Monday, December 10, 2007

Lord Black: Fraudster Backed by Hague, Tebbit, Johnson


Lord Conrad Black (wiki) believed, says Andrew Neild, that he was a "Master of the Universe" to whom mortal, earthly rules simply did not apply. All the cash he stole was his by rights. So he is appealling the six-and-a-half year sentence for being an evil crook and original Lord Offshore. "Don't you know who I am?" At least it's not 35 years.

Meanwhile Elton John, Lord Tebbit, William Hague and Boris Johnson are among 100 assorted idiots who wrote letters pleading clemency for the unrepentant fraudster. The Globe and Mail names more names and includes some snippets (Google Cache).

Rather like Lord Ashcroft our man was proposed for a peerage by William "14-pint" Hague. And again rather like Lord Ashcroft this distinguished conservative didn't make the lordly leap at the first time of asking. Essentially the appalling embezzler was thwarted by the beastly Canadians:

Black's initial attempt to accept the British peerage, offered by Queen Elizabeth II on the advice of British Prime Minister Tony Blair, was thwarted by then Prime Minister of Canada Jean Chrétien, who referred to the 1919 Nickle Resolution, by which the Canadian House of Commons resolved that the Canadian Monarch should not confer titular honours on Canadians.
Black attempted to work around the Canadian Prime Minister by taking dual British and Canadian citizenship, claiming that he would accept the peerage from the Queen as a British citizen rather than as a Canadian citizen. After this proved unsuccessful, with Chrétien still asserting that Blair could not have the Queen give a titular honour to a Canadian, Black initiated a lawsuit against Chrétien, arguing that the Canadian Prime Minister's strict interpretation of the Nickle Resolution, which is not a law, was payback for Black's political opinions and past criticism of Chrétien.
Black lost the lawsuit on the first instance and on appeal, with the Court of Appeal for Ontario stating that the Prime Minister of Canada was within his constitutional rights to advise the Queen on the exercise of her Royal Prerogative.[12] In 2001, Black gave up his Canadian citizenship, with every intention of applying to have it reinstated once Chrétien was out of office; Black's lawyer, Eddie Greenspan, stated Black argued about his citizenship: "it was stolen from him" by "spiteful" former Prime Minister Jean Chrétien.[13] He became a member of the Hurlingham Club, and was created a life peer as Baron Black of Crossharbour, of Crossharbour in the London Borough of Tower Hamlets, where he sat as a member of the British Conservative Party until July 13, 2007, when he was denied the whip (effectively expelling him from the Conservative Party grouping in the House of Lords) as a result of his conviction.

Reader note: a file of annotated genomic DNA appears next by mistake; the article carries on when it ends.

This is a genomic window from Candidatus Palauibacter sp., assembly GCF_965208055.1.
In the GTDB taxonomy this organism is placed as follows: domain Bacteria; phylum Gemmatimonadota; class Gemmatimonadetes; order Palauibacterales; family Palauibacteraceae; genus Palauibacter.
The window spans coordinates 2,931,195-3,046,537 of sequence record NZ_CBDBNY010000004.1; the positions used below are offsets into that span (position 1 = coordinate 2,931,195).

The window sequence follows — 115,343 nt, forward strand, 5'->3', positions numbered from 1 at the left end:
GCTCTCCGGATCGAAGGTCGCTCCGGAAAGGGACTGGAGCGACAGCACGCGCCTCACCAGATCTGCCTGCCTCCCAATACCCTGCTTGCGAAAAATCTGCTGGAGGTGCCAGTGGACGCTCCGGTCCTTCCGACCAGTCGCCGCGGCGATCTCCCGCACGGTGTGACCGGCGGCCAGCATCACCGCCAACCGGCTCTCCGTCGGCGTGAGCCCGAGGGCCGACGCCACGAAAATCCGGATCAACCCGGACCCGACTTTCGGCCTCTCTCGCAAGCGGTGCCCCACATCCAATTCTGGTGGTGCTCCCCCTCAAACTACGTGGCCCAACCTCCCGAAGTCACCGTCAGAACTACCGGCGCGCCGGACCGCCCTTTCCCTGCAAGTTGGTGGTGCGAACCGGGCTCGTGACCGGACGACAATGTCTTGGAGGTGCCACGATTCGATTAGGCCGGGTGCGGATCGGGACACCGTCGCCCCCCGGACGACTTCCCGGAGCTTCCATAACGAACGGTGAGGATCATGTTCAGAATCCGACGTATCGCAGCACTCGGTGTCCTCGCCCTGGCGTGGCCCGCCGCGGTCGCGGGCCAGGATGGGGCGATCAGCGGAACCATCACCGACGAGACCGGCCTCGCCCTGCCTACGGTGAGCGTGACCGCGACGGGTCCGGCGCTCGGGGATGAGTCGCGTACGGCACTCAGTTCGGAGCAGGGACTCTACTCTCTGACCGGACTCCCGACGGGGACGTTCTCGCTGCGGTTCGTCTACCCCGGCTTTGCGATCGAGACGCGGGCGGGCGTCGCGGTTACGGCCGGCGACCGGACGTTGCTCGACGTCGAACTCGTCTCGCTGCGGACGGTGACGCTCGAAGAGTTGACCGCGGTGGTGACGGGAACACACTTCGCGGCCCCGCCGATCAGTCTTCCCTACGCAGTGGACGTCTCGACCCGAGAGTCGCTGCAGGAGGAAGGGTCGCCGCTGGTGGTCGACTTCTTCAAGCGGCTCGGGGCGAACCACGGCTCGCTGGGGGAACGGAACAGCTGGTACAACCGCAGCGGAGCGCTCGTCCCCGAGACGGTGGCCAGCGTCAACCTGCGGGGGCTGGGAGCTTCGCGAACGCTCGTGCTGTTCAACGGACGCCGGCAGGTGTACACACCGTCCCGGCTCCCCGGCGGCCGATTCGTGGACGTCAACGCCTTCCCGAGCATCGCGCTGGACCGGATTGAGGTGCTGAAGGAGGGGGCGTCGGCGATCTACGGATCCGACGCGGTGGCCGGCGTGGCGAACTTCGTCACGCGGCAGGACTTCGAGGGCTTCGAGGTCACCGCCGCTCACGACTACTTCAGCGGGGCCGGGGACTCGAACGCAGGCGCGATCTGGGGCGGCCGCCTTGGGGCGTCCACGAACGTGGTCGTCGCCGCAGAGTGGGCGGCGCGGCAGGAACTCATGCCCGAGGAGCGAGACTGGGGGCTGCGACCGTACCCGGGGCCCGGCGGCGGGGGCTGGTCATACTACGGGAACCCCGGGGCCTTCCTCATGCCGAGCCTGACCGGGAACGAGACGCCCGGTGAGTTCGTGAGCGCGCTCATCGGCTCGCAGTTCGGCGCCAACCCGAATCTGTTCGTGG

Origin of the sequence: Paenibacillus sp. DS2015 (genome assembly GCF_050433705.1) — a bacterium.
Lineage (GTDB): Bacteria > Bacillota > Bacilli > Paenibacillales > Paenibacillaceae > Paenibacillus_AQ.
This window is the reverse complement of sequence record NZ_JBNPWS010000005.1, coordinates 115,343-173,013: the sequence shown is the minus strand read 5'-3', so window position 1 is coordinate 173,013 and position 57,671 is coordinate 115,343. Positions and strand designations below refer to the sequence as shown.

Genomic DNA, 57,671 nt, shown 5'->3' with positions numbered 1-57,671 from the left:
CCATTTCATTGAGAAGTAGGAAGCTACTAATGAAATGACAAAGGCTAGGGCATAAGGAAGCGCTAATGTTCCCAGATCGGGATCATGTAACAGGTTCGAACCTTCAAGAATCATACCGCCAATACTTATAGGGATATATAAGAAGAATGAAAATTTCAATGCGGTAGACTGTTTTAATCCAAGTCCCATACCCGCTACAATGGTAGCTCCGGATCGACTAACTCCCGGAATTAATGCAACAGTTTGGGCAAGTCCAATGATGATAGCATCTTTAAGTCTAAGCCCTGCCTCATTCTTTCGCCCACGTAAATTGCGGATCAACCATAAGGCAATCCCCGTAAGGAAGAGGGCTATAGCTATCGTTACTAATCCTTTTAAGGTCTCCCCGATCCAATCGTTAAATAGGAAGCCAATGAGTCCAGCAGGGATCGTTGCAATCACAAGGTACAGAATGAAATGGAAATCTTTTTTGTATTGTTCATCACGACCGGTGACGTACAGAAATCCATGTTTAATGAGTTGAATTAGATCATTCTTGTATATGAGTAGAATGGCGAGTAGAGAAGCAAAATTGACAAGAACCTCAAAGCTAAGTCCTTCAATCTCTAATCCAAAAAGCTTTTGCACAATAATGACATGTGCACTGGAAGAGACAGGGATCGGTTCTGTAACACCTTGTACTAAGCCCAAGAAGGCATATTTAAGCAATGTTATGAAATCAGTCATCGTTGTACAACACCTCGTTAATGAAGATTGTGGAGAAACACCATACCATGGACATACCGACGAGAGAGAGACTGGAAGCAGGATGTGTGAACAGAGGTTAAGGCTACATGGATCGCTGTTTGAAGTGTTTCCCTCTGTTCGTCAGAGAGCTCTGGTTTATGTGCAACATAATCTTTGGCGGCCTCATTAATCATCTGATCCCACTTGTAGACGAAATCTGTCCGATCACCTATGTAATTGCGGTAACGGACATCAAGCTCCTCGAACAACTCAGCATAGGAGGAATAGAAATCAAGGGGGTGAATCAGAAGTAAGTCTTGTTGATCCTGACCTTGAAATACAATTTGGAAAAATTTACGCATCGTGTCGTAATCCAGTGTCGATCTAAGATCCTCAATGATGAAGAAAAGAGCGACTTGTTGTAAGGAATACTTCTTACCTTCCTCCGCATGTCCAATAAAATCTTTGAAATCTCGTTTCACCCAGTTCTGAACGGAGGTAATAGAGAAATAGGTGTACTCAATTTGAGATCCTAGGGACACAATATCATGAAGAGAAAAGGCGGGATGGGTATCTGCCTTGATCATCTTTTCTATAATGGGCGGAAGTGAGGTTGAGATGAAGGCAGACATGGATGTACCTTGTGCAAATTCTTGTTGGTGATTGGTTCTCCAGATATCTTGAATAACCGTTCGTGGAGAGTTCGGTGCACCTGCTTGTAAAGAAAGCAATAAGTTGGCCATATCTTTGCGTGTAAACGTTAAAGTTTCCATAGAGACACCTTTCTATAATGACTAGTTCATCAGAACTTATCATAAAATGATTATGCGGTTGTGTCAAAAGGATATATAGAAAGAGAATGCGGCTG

Lord Ashcroft probably is the Prime Minister of Belize? So he didn't have quite the same hassles. Lord Archer of course sailed through with no bother, years before.

10 comments:

Evan Price said...

Entertaining to compare your defence of Ms Grell with your attack of Lord Black - but that's just a cheap shot, I know.

Interetsing that Lord Black is preparing to appeal - and that many of the charges brought against him were discharged or were not successful.

From a legal perspective, there are intersting features - what is the effect of shareholder and board approval of payments to an individual director?

As to people writing letters seeking clemency - not sure that they can fairly be described as 'idiots' for doing so. The American courts take a different view of what we would describe as mitigation statements - emphasis is placed on the statements and letters from people who will only talk about the 'good' that the convicted person has done.

As to the argument between Black and Chretien - there are some historical reasons relating to Quebec that 'justify' Chretien being less than charitable ...

Having said all of that; Black is convicted in a court in the USA for fraud. If you don't do the crime, you shouldn't end up doing time ...

But that takes us back to 42 days ... something that you and I agree on - I suspect!

Chris Paul said...

I should think so on that last point. But sadly Lib Dem Lord Carlisle is cooperating with the powers of darkness in the throw away the key brigade.